11 Questions to Help You Evaluate Small Groups—Chris Adams
The core of many women’s ministries is small groups that are Bible study focused. Perhaps you have been doing these kinds of groups for years, and it’s just part of the DNA of your ministry. The end of the year is a great time to evaluate what you have been doing to see if you need to change, add, or stop anything in the way you are serving and leading your groups. Look at what has been accomplished and take a moment to evaluate the effectiveness and options.
Winner, Winner, Christmas Dinner—Lori Berry
I like to win. I like to be the best at whatever I’m doing. So when I see the amazingly creative, crafty, handmade, thoughtful things you do with your family and share in pictures on Facebook, I feel…well…violent.
Nothing else motivates me like competition. It’s how I’m wired. My husband is even more competitive than I am, followed closely by our kids. Family game night at our house commonly ends with someone either in tears or stomping away since none of us are OK with losing. (You don’t even want to know what happens during a rowdy round of Bible Trivia!)
My competitive strengths have served me well in school and in the workplace. I can hit a deadline, reach a goal, and knock out the competition. However, there are times when my competitive spirit needs to be tamed. Like the holidays, for instance.
Reaching Out to Singles During the Holidays—Mary Margaret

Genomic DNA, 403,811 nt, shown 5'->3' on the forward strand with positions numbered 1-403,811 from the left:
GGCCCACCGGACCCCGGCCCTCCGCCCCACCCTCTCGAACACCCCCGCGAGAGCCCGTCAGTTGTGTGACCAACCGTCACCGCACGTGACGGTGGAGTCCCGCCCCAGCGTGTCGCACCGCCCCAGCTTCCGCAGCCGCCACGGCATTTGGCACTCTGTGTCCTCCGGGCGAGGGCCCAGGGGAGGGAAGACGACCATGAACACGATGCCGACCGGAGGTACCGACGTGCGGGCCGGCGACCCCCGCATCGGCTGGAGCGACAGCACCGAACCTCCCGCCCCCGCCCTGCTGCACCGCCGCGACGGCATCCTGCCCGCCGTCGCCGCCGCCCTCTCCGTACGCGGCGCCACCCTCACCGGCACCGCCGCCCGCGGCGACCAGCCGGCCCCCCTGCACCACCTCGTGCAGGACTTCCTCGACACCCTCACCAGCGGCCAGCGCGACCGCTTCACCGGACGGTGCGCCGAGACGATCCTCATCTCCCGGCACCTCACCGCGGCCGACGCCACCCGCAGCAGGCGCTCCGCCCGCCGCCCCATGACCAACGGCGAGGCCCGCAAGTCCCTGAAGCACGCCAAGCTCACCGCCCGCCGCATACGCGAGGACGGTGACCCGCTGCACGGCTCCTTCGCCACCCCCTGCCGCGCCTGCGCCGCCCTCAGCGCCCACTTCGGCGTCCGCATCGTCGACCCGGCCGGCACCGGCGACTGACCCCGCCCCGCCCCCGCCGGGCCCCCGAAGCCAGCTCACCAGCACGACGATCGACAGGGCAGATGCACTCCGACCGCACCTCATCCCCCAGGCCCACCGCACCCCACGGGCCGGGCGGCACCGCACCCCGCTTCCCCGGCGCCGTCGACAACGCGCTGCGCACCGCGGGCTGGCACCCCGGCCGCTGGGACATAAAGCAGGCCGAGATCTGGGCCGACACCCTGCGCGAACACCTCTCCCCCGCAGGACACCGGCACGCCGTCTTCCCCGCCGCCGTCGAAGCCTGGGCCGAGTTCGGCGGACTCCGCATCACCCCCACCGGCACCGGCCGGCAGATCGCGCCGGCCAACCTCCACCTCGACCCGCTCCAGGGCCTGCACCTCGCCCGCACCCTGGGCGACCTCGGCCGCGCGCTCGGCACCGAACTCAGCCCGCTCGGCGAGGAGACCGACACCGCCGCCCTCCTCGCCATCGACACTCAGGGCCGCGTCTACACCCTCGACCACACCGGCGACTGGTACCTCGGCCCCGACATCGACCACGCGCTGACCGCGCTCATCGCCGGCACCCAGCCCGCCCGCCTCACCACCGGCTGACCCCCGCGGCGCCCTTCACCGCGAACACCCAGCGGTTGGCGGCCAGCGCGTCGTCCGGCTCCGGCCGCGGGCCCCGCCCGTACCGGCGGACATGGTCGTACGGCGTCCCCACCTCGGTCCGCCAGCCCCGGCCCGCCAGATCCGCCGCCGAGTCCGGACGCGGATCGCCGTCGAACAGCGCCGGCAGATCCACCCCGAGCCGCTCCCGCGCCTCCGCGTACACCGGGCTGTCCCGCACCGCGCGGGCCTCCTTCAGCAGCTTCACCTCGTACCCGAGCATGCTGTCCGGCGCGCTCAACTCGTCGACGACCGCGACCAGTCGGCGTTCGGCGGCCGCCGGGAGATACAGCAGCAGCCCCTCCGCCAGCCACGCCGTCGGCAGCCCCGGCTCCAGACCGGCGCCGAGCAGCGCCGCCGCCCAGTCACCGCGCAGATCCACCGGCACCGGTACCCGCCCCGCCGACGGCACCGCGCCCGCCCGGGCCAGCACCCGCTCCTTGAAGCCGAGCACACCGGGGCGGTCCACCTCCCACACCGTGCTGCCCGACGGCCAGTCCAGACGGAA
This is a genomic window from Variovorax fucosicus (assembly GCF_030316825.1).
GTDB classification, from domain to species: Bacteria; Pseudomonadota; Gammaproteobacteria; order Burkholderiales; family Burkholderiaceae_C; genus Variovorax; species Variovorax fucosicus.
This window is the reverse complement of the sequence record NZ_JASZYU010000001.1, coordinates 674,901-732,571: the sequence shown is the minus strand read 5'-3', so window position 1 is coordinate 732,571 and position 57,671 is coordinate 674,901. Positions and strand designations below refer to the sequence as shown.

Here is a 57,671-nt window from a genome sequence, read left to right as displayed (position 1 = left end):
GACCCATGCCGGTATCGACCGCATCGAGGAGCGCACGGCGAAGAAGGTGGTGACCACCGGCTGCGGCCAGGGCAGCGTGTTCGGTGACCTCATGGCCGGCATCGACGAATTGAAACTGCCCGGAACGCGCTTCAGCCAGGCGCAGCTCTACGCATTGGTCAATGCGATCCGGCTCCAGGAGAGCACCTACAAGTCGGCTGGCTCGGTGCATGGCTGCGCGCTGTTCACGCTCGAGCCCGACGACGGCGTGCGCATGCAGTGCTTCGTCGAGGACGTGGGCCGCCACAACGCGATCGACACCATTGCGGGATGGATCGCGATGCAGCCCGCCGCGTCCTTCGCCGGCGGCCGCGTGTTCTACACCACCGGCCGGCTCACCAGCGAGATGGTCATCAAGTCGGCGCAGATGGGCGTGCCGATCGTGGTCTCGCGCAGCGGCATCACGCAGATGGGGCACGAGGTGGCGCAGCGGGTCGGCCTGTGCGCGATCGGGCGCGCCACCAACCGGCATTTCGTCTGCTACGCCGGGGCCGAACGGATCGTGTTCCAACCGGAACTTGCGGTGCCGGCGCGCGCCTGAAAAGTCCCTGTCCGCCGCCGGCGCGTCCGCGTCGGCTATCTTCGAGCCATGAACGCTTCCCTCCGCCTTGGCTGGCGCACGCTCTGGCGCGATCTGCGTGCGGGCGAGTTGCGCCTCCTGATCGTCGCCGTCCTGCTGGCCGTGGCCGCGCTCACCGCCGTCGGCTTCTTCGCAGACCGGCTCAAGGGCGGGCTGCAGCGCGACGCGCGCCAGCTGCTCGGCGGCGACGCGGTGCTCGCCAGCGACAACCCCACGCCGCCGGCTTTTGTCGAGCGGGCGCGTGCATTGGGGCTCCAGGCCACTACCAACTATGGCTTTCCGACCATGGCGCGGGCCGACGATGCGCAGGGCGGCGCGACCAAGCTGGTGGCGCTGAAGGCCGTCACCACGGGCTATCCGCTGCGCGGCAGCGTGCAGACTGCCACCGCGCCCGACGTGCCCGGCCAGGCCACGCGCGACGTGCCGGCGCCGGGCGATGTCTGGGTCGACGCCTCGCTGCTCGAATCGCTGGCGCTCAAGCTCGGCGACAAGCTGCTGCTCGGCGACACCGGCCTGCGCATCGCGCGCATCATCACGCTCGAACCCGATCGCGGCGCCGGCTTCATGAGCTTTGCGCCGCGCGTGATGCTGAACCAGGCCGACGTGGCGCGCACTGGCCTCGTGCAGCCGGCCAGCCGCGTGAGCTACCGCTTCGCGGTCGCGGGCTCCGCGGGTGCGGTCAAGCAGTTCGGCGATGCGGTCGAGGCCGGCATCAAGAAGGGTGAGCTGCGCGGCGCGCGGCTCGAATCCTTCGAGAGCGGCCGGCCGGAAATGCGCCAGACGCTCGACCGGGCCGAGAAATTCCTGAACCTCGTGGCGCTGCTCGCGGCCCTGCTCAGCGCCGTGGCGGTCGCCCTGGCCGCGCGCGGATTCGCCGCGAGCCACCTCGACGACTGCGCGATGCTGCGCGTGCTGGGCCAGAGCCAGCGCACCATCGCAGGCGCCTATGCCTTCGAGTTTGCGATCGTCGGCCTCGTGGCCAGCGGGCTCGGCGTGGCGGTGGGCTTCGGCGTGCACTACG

“Mary Margaret and Guest” is how all of the wedding invitations in my mailbox are addressed. Oh, Guest, where are you?! I’d love to take you to my work Christmas party, the Christmas concert at church, home for Christmas with my family, and be my date on New Year’s Eve. It seems like this time of year, I’m hyper-aware of the fact that I’m single. Ugh.
I love my job, I travel all the time, and I’ve got fantastic friends, but it’s hard to be single during the holidays. I wish I could explain why, but it’s just harder than the rest of the year for some reason, and I don’t think I’m alone in that. On Thanksgiving I tweeted, “Another thing I’m thankful for… No one today has said, ‘I just don’t understand why you’re still single.’” Good grief, this is a terrible thing to say, and I wish I could say that it has never been said to me, but I can’t.
In college, Jim Henson was making the equivalent of $750,000 a year. How, exactly? Commercials. He and his business partner, Jane, would do short promotional spots with homemade puppets, and big brands were paying top dollar for the exposure.
The future was bright for these two. But there was just one problem: Jim didn’t think puppeteering was “real art.” In fact, neither he nor Jane took their current career trajectory seriously. It was just something fun to do on the side that happened to pay well, very well.
5 Joys of Being an Empty Nester—Ron Edmondson
I have to be honest. I was a reluctant empty-nester. Cheryl and I love our boys and them being at home was one of our greatest joys in life. Walking in the door and being handed a football to throw or a soccer ball to kick was often the best part of my day.
Thankfully, we were intentional as parents and in our marriage. Now, we are reaping the reward of that intentionality. We raised our boys to be independent and they are doing it well. They still “need” us, but they aren’t dependent on us.
At the same time, we protected our relationship, so we truly enjoy our time together – always have – still do.